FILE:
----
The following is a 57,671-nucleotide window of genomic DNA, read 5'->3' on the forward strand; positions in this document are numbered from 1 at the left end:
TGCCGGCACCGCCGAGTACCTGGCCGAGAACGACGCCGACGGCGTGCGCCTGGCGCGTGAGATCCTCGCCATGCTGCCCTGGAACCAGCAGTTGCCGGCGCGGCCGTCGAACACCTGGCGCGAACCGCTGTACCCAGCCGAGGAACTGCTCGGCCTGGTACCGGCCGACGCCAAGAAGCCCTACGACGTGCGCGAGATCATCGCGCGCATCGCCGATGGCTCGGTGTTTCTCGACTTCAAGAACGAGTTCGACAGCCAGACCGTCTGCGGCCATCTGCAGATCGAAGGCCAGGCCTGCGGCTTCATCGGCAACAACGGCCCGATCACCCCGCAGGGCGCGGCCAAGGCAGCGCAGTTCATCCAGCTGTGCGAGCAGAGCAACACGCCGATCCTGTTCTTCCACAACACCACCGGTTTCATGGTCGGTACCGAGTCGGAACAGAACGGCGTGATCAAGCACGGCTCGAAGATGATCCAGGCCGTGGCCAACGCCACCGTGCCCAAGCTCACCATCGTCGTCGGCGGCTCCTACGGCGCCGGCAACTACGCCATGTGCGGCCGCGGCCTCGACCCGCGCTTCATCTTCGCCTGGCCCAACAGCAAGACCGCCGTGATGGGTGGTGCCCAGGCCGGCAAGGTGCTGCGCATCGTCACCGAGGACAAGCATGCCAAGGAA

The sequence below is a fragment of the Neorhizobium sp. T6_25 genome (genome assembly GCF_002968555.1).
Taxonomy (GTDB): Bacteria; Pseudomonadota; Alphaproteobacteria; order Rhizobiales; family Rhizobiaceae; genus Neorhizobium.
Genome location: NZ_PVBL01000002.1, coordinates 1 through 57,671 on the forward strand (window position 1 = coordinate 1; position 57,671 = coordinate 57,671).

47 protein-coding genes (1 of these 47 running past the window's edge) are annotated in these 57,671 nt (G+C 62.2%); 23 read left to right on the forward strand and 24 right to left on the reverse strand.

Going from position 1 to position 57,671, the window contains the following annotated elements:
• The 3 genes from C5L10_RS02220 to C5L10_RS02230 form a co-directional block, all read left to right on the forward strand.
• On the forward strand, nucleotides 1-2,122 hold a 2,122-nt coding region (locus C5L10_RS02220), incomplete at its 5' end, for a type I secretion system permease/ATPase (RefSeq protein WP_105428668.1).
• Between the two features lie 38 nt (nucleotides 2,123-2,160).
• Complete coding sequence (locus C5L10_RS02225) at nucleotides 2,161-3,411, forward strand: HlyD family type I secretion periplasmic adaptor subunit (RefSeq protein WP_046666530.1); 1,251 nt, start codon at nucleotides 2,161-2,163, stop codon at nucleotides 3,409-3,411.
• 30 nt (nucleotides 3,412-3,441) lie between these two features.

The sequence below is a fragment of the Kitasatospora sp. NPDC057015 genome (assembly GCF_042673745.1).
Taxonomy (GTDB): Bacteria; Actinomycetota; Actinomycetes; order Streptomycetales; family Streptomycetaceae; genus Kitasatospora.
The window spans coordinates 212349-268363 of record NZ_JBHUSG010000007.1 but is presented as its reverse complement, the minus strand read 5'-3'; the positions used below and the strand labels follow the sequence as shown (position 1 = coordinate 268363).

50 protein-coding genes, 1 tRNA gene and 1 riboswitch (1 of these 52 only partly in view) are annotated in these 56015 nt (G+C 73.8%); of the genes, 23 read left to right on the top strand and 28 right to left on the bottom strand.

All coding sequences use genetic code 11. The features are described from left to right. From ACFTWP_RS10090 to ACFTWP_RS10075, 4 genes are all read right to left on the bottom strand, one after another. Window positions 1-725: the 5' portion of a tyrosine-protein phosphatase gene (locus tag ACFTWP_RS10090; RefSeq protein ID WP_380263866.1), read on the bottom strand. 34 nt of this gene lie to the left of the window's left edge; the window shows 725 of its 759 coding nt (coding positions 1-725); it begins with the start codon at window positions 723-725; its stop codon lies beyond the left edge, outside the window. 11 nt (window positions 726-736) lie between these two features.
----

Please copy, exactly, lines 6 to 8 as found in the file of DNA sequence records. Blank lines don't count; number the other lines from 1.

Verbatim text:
47 protein-coding genes (1 of these 47 running past the window's edge) are annotated in these 57,671 nt (G+C 62.2%); 23 read left to right on the forward strand and 24 right to left on the reverse strand.

Going from position 1 to position 57,671, the window contains the following annotated elements:
• The 3 genes from C5L10_RS02220 to C5L10_RS02230 form a co-directional block, all read left to right on the forward strand.